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Branch out: create a medical family tree

Karen Miller
Branch out: create a medical family tree
Sarah’s family tree may indicate a family history of cancer. Particularly striking is that her father had breast cancer; a brother had prostate cancer at a young age; and an uncle had both prostate and pancreatic cancer. Sarah will probably be advised to get tested and start mammograms at a younger age. PHOTOS: Adobe Stock, Unsplash. ILLUSTRATION: J. Storin

Adding a medical history to your family tree can reveal valuable information that may help you make decisions about your own health.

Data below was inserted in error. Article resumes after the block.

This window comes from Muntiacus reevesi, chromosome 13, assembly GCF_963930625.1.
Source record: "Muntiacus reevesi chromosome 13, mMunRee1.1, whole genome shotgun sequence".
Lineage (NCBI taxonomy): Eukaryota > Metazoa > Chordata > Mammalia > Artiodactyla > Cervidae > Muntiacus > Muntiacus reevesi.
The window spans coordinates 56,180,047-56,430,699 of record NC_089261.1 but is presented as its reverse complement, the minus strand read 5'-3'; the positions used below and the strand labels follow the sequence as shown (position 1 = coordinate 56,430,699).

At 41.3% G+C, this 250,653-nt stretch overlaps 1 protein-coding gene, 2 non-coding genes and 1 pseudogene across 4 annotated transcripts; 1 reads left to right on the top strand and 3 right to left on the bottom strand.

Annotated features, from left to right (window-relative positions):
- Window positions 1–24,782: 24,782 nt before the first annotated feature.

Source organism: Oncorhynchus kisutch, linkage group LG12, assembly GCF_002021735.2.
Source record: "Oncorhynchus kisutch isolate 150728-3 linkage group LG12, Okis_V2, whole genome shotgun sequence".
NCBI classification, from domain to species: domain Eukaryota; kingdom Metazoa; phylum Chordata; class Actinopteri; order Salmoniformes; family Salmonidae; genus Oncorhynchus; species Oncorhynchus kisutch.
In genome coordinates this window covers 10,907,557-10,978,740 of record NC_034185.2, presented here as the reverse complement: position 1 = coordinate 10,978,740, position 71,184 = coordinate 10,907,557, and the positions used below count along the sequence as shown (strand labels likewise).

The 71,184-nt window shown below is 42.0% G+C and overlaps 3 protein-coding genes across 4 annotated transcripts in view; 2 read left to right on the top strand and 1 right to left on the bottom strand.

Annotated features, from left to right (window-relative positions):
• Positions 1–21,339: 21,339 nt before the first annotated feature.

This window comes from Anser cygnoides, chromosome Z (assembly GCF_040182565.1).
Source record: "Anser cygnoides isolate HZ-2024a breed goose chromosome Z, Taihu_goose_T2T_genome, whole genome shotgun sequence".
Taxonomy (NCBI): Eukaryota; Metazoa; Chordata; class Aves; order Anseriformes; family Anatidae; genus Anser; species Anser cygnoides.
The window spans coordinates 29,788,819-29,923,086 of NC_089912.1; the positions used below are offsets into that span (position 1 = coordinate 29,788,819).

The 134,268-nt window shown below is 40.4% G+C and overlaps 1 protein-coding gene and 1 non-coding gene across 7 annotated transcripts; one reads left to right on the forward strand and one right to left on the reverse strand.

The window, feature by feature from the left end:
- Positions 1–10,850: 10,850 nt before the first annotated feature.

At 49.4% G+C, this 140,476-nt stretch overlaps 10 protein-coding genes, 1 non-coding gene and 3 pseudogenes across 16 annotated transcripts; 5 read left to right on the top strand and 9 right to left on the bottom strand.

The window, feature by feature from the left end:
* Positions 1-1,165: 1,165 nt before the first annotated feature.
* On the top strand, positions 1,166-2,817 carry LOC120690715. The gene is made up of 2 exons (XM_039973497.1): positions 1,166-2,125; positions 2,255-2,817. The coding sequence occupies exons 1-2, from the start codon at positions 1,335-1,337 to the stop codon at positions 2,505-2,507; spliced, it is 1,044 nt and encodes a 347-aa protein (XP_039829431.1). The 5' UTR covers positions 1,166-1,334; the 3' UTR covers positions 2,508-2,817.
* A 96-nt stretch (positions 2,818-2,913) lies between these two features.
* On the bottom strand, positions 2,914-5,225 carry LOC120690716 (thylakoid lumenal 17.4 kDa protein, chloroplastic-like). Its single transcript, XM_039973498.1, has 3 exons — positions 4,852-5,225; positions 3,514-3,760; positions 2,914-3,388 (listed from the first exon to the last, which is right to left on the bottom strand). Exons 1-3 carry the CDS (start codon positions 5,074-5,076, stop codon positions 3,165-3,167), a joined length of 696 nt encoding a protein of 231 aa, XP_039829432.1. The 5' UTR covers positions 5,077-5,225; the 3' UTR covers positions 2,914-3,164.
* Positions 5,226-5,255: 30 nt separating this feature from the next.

If your family history suggests the existence of a hereditary cancer, you might consider genetic testing, which will help determine a course of treatment. For instance, screenings can be started at an earlier age. Preventive surgery is another option. Keep in mind that a positive test does not guarantee that you will get cancer. It indicates increased risk. Nor does a negative result protect you from cancer. It means that your risk is average and similar to that of the general public.

On the web
To develop your family history online, visit:

Tips to get you started

  • Include at least three generations if possible
  • Note the relative’s age at diagnosis and the type of cancer
  • Note the age and cause of death
  • Watch for cancers that occur in more than one relative
  • Look for cancers that occur at an earlier age than expected
  • Look for multiple cancers in the same individual
  • Look for unusual cancers, such as breast cancer in men

 

www.dana-farber.org/community

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